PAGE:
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Despite its centrality to urban politics, economies and life, learning remains a neglected and undertheorised domain in urban geography. In this paper, I address this by exploring a politics of learning through two key sites: tactical learning and urban learning forums. I offer a conception
of learning based on three processes: translation, or the relational distributions through which learning is produced as a sociomaterial epistemology of displacement and change; coordination, or the construction of functional systems that enable learning as a means of linking different forms
of knowledge, coping with complexity and facilitating adaptation; and dwelling, or the education of attention through which learning operates as a way of seeing and inhabiting the world. I then consider this conception of learning in relation to tactical learning, i.e. the resources marginal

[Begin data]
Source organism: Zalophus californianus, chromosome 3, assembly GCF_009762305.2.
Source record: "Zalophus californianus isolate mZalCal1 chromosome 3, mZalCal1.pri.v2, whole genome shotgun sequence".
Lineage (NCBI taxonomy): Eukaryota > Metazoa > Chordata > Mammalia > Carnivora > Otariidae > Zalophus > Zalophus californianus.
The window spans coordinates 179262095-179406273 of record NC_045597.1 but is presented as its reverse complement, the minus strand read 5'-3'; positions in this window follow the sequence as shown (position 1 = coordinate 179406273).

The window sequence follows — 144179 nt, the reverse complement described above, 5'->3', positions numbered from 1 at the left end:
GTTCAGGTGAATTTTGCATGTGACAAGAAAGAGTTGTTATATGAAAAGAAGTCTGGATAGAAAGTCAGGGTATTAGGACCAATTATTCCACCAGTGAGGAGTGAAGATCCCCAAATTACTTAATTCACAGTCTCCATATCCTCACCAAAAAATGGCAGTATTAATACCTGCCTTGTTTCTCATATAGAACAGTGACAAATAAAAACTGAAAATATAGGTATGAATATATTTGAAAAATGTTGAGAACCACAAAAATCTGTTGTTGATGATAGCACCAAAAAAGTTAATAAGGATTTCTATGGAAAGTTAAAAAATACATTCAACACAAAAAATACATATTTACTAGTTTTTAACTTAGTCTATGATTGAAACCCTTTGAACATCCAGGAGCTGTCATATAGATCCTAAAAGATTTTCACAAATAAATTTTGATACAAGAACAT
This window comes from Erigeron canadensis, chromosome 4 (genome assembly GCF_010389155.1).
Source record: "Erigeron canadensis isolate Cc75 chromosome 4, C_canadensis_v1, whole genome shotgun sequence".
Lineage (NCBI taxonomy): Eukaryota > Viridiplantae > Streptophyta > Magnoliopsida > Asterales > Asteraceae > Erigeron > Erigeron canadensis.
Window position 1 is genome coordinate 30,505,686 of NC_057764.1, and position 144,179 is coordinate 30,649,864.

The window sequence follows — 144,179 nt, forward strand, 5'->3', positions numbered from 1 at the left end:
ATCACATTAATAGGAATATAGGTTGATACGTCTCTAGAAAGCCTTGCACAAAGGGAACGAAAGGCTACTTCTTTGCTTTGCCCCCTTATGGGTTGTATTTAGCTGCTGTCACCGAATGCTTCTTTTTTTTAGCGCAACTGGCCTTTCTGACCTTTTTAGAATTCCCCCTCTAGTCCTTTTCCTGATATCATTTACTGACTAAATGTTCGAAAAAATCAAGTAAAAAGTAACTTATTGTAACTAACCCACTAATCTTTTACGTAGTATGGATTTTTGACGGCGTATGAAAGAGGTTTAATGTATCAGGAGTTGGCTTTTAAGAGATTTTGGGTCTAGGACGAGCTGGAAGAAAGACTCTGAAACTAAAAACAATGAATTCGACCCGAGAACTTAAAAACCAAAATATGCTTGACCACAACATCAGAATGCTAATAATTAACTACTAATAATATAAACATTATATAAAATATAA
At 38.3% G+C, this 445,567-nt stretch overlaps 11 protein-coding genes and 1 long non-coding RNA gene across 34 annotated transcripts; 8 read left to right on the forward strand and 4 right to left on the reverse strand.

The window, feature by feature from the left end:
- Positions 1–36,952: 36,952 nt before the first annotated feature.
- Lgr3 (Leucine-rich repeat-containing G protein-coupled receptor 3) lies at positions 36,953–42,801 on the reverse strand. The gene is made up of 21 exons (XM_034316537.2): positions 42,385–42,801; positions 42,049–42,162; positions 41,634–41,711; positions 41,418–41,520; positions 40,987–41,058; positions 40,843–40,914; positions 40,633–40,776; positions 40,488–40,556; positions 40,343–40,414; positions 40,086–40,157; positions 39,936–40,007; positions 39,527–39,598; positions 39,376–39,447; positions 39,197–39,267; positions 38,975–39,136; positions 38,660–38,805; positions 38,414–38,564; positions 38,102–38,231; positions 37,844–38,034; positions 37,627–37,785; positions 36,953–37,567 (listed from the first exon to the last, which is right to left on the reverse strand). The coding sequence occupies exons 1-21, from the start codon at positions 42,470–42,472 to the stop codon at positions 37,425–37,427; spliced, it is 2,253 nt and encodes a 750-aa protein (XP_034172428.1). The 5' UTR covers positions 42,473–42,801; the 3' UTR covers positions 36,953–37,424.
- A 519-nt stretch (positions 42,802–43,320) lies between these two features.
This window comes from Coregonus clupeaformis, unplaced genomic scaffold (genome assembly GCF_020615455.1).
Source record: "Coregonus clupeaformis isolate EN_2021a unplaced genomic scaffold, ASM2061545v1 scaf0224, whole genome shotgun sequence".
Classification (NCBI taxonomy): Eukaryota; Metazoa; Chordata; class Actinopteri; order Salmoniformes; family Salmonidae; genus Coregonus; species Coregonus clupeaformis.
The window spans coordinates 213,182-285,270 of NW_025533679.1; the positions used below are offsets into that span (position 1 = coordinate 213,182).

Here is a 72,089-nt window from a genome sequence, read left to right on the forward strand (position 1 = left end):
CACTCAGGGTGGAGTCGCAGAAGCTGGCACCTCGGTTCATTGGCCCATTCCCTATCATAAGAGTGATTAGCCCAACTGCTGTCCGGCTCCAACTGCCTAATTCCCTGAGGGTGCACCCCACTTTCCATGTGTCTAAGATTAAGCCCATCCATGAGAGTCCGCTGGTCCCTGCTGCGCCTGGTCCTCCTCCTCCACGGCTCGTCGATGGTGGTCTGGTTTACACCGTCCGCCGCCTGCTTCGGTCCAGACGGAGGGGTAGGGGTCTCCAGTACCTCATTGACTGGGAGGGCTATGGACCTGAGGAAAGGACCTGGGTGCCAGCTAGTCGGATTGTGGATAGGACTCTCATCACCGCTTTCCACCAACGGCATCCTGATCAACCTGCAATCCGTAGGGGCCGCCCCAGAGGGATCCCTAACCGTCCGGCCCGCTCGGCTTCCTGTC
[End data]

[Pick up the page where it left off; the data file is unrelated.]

groups use to cope with, negotiate and resist in the city, and urban learning forums, i.e. the possibilities for progressive forms of learning between different constituencies in the city. I conclude with an outline of a critical urbanism of learning.